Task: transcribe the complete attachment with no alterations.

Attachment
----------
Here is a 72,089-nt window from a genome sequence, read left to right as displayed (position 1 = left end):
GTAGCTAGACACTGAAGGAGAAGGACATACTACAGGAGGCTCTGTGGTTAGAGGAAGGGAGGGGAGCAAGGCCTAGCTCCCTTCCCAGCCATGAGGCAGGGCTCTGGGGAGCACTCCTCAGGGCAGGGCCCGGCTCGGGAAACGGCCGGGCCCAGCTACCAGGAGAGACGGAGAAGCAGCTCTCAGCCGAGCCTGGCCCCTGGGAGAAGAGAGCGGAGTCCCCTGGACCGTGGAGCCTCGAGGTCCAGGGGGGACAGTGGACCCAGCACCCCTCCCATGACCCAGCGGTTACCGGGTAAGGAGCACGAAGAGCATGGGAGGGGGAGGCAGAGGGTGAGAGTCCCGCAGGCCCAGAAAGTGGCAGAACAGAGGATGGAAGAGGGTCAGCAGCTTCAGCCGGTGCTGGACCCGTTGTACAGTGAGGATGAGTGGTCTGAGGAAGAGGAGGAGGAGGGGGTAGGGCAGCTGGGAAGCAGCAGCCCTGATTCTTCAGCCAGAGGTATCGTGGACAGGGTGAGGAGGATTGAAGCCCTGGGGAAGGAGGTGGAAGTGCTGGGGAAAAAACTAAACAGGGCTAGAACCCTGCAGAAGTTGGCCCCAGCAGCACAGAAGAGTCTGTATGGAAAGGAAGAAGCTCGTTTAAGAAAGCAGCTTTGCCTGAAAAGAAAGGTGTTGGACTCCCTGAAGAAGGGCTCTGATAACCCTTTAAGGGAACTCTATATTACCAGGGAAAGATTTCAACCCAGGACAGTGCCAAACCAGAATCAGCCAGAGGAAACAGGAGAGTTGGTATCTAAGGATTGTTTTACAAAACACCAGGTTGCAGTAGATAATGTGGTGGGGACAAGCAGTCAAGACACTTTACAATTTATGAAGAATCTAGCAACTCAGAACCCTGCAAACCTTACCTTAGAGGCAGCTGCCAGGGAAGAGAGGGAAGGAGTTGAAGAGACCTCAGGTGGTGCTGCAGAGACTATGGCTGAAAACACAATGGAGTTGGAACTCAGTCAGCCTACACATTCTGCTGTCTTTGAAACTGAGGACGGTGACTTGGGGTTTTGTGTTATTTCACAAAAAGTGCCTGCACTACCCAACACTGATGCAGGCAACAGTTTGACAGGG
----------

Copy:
Here is a 72,089-nt window from a genome sequence, read left to right as displayed (position 1 = left end):
GTAGCTAGACACTGAAGGAGAAGGACATACTACAGGAGGCTCTGTGGTTAGAGGAAGGGAGGGGAGCAAGGCCTAGCTCCCTTCCCAGCCATGAGGCAGGGCTCTGGGGAGCACTCCTCAGGGCAGGGCCCGGCTCGGGAAACGGCCGGGCCCAGCTACCAGGAGAGACGGAGAAGCAGCTCTCAGCCGAGCCTGGCCCCTGGGAGAAGAGAGCGGAGTCCCCTGGACCGTGGAGCCTCGAGGTCCAGGGGGGACAGTGGACCCAGCACCCCTCCCATGACCCAGCGGTTACCGGGTAAGGAGCACGAAGAGCATGGGAGGGGGAGGCAGAGGGTGAGAGTCCCGCAGGCCCAGAAAGTGGCAGAACAGAGGATGGAAGAGGGTCAGCAGCTTCAGCCGGTGCTGGACCCGTTGTACAGTGAGGATGAGTGGTCTGAGGAAGAGGAGGAGGAGGGGGTAGGGCAGCTGGGAAGCAGCAGCCCTGATTCTTCAGCCAGAGGTATCGTGGACAGGGTGAGGAGGATTGAAGCCCTGGGGAAGGAGGTGGAAGTGCTGGGGAAAAAACTAAACAGGGCTAGAACCCTGCAGAAGTTGGCCCCAGCAGCACAGAAGAGTCTGTATGGAAAGGAAGAAGCTCGTTTAAGAAAGCAGCTTTGCCTGAAAAGAAAGGTGTTGGACTCCCTGAAGAAGGGCTCTGATAACCCTTTAAGGGAACTCTATATTACCAGGGAAAGATTTCAACCCAGGACAGTGCCAAACCAGAATCAGCCAGAGGAAACAGGAGAGTTGGTATCTAAGGATTGTTTTACAAAACACCAGGTTGCAGTAGATAATGTGGTGGGGACAAGCAGTCAAGACACTTTACAATTTATGAAGAATCTAGCAACTCAGAACCCTGCAAACCTTACCTTAGAGGCAGCTGCCAGGGAAGAGAGGGAAGGAGTTGAAGAGACCTCAGGTGGTGCTGCAGAGACTATGGCTGAAAACACAATGGAGTTGGAACTCAGTCAGCCTACACATTCTGCTGTCTTTGAAACTGAGGACGGTGACTTGGGGTTTTGTGTTATTTCACAAAAAGTGCCTGCACTACCCAACACTGATGCAGGCAACAGTTTGACAGGG